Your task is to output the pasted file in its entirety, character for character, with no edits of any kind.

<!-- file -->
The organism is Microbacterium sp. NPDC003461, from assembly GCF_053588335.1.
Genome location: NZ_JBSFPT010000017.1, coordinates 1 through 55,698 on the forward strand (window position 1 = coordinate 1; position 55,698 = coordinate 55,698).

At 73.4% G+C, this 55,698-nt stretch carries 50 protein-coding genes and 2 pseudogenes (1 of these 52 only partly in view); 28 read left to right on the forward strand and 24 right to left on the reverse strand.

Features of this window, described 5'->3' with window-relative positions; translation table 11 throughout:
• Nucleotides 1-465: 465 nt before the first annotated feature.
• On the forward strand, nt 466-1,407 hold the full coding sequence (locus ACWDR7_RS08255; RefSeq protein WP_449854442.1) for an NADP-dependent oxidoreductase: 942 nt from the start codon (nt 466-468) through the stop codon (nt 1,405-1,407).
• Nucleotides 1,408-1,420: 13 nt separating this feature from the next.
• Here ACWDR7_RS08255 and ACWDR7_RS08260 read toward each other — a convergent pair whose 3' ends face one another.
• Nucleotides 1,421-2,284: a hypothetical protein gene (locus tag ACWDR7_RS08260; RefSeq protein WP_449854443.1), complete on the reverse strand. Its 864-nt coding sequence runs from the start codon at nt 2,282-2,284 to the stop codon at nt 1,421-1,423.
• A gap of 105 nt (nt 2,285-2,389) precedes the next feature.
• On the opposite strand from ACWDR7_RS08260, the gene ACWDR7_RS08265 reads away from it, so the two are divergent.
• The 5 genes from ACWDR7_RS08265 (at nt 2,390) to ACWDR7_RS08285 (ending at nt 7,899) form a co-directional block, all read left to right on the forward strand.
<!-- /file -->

The organism is Microbacterium sp. NPDC003461, from assembly GCF_053588335.1.
Genome location: NZ_JBSFPT010000017.1, coordinates 1 through 55,698 on the forward strand (window position 1 = coordinate 1; position 55,698 = coordinate 55,698).

At 73.4% G+C, this 55,698-nt stretch carries 50 protein-coding genes and 2 pseudogenes (1 of these 52 only partly in view); 28 read left to right on the forward strand and 24 right to left on the reverse strand.

Features of this window, described 5'->3' with window-relative positions; translation table 11 throughout:
• Nucleotides 1-465: 465 nt before the first annotated feature.
• On the forward strand, nt 466-1,407 hold the full coding sequence (locus ACWDR7_RS08255; RefSeq protein WP_449854442.1) for an NADP-dependent oxidoreductase: 942 nt from the start codon (nt 466-468) through the stop codon (nt 1,405-1,407).
• Nucleotides 1,408-1,420: 13 nt separating this feature from the next.
• Here ACWDR7_RS08255 and ACWDR7_RS08260 read toward each other — a convergent pair whose 3' ends face one another.
• Nucleotides 1,421-2,284: a hypothetical protein gene (locus tag ACWDR7_RS08260; RefSeq protein WP_449854443.1), complete on the reverse strand. Its 864-nt coding sequence runs from the start codon at nt 2,282-2,284 to the stop codon at nt 1,421-1,423.
• A gap of 105 nt (nt 2,285-2,389) precedes the next feature.
• On the opposite strand from ACWDR7_RS08260, the gene ACWDR7_RS08265 reads away from it, so the two are divergent.
• The 5 genes from ACWDR7_RS08265 (at nt 2,390) to ACWDR7_RS08285 (ending at nt 7,899) form a co-directional block, all read left to right on the forward strand.